Rogers: It's a good question, but it would be hard not to answer the Cubs. A real potential to break up their core, let alone letting go of their World Series-winning manager, screams "crossroads." But at least it's not a rebuild for either team. Which brings us to these seven meetings over the next 10 days. I'm going to take the easy way out and say the team currently in front -- St. Louis -- is going to hang on. The one caveat is the extra game played at Wrigley Field. The Cubs' road record this season tells us they need to win three of four in Chicago to give themselves a good chance next week -- though they might be able to pencil in three wins in Pittsburgh in between. There's a better chance of that happening than the Cards sweeping Arizona, so there are a lot of layers to this. If the Cards are the favorite because they're in front, it's a 60-40 thing, at best.
Doolittle: In theory, the Cardinals match up well with Chicago because they've gotten pretty stingy with giving up homers, which obviously are the engine that drives the Cubs' offense. St. Louis has a better bullpen too, one of the best in baseball over the second half. If St. Louis can earn a split, I think they'd take that, and they have Jack Flaherty -- baseball's hottest pitcher -- on the hill in Thursday's series opener. If the Redbirds take that one, that ratchets up the pressure on Chicago. The weather could be a factor too: If the wind is blowing in and helps keep the scores low, that also helps the Cardinals. How much do you think the running game could play into any tight matchups here? It's not quite Whiteyball, circa 1985, but St. Louis leads the majors in thefts.
Rogers: Normally, I'd say "eh" to a base-stealing question, but then again, that's another smaller part of the game in which the Cubs have had issues. Their catchers lead MLB in errors, and the team ranks 26th in caught stealing percentage. Those free bases matter in tight games. We'll assume there will be some close ones over the next seven meetings, so yes, it's a concern. And despite his surprise return to the lineup, it remains to be seen how effective Anthony Rizzo can be on defense with a sprained ankle. There are so many big and little things he does well, starting with the bunt defense he got hurt on, and Rizzo's limitations could still show up at some point over the next four days. Here is the bottom line for the Cubs: They need to hit to cover a bunch of warts. Nico Hoerner has to keep hitting. Jason Heyward has to keep hitting. And Kyle Schwarber really needs to keep hitting. They all do. As much as the starting pitching should be a strength and lead the way, the Cubs have to cross their fingers and hope for a lot of offense, because the rotation has been middling, at best.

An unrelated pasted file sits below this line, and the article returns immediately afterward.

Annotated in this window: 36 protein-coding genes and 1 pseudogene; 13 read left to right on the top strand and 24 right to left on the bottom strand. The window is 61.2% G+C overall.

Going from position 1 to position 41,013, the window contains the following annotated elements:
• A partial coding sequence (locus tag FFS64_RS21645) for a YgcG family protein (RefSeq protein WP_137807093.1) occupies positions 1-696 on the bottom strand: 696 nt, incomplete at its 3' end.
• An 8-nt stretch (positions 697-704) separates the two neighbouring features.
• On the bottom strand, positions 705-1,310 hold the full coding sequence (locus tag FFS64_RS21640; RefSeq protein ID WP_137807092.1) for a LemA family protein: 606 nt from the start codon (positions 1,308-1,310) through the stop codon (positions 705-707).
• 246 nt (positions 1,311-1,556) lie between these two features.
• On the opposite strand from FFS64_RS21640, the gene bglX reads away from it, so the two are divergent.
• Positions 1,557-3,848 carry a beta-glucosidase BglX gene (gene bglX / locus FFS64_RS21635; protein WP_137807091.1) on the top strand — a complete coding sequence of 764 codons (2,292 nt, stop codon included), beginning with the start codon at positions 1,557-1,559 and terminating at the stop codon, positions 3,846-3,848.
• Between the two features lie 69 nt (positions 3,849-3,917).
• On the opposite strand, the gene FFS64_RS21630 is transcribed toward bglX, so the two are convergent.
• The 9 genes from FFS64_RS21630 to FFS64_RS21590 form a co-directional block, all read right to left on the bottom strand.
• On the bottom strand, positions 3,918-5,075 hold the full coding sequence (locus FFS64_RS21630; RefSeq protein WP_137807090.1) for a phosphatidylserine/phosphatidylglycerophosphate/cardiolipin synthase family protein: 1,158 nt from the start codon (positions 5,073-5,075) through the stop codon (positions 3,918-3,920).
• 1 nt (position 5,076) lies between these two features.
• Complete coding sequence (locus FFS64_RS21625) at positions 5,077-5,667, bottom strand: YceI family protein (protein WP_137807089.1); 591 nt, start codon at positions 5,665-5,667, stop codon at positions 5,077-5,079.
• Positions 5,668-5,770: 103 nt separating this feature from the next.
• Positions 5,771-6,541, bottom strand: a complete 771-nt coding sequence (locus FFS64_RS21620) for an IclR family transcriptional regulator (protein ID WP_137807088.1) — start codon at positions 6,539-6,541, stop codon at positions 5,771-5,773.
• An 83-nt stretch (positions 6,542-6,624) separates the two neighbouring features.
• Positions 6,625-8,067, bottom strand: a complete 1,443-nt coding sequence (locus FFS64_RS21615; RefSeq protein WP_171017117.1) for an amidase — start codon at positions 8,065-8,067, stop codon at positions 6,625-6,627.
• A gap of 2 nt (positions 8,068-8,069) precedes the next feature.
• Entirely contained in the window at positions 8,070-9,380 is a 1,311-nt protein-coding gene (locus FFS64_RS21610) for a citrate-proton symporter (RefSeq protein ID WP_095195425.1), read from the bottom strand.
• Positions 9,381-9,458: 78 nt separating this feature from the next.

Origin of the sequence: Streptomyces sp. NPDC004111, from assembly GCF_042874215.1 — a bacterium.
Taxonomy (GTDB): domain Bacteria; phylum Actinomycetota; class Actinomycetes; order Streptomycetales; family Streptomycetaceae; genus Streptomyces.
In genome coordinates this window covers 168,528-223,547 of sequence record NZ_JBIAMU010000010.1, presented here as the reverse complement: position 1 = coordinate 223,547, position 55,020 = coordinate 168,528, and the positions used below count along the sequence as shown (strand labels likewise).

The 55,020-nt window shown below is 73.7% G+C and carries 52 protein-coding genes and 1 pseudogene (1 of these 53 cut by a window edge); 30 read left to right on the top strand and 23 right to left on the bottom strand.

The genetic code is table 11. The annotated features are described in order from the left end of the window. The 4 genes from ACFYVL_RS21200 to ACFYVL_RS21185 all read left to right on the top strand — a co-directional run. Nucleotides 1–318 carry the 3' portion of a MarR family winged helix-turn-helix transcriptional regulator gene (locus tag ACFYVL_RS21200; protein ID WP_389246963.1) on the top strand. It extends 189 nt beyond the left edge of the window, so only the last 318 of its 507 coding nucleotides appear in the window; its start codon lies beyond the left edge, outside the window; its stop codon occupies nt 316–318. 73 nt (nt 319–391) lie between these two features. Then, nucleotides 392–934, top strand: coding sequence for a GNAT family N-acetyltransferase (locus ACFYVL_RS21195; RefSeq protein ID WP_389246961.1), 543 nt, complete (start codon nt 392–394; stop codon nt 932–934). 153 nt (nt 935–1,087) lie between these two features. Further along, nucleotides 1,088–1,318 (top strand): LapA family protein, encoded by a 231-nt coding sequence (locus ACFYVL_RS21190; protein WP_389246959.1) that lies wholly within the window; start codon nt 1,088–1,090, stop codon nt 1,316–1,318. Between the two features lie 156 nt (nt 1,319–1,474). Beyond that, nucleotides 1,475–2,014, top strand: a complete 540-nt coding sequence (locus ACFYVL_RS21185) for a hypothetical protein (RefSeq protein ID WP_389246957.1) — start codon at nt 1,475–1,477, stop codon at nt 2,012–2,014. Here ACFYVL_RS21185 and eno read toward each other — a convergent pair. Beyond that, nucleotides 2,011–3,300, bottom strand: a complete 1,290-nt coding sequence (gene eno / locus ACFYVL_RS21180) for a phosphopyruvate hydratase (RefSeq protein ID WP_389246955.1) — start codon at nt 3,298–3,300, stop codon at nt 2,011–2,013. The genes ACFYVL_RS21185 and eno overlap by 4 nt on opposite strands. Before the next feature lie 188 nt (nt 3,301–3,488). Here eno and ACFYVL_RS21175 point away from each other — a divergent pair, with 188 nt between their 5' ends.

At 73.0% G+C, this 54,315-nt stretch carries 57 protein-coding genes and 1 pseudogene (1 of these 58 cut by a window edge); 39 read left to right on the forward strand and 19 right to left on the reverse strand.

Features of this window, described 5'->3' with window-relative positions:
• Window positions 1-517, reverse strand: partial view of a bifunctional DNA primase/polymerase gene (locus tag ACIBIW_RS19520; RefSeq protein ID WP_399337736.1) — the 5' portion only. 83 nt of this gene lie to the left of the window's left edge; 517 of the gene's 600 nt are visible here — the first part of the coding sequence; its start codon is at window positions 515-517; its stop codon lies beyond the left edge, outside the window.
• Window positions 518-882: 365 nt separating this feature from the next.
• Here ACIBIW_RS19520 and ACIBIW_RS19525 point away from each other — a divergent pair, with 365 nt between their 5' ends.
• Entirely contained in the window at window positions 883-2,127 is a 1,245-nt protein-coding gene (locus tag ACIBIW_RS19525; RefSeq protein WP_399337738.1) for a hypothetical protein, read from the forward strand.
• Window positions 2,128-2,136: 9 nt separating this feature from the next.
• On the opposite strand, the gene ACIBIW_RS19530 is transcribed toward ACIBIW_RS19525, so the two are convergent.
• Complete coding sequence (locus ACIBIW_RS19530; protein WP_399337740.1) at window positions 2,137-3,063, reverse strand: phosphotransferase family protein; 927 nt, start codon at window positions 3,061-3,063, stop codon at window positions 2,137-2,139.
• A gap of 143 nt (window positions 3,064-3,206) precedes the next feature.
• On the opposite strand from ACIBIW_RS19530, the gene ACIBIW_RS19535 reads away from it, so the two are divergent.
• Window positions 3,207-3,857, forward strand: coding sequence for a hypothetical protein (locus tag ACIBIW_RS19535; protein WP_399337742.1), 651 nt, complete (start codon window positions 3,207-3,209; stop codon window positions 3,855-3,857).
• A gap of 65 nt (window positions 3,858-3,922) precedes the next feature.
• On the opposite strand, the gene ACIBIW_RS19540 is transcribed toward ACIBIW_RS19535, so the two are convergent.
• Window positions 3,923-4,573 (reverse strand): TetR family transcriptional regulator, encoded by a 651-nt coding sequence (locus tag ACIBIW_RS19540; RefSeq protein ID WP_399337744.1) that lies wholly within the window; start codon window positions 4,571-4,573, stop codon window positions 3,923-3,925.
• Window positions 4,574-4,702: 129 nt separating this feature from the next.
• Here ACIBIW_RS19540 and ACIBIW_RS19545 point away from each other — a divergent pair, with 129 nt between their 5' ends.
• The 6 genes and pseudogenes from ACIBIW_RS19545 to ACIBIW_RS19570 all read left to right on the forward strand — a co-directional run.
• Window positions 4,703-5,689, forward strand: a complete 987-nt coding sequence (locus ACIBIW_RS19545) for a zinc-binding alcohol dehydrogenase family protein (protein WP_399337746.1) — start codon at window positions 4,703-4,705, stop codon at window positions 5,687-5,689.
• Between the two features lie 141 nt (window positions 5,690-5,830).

Doolittle: The Cardinals need to keep the games close early and turn this into a battle of bullpens, which St. Louis should win. Their rotation can go toe-to-toe with Chicago's, even though the names might not be as recognizable. Flaherty is throwing better than anybody on either team. If Cardinals hitters can stay disciplined, drive up pitch counts and continue to make the most of their offensive opportunities, they'll be in good shape. But St. Louis has vacillated too often between scoring seven or eight runs and then just a couple. They need to even that out and get into that Chicago bullpen.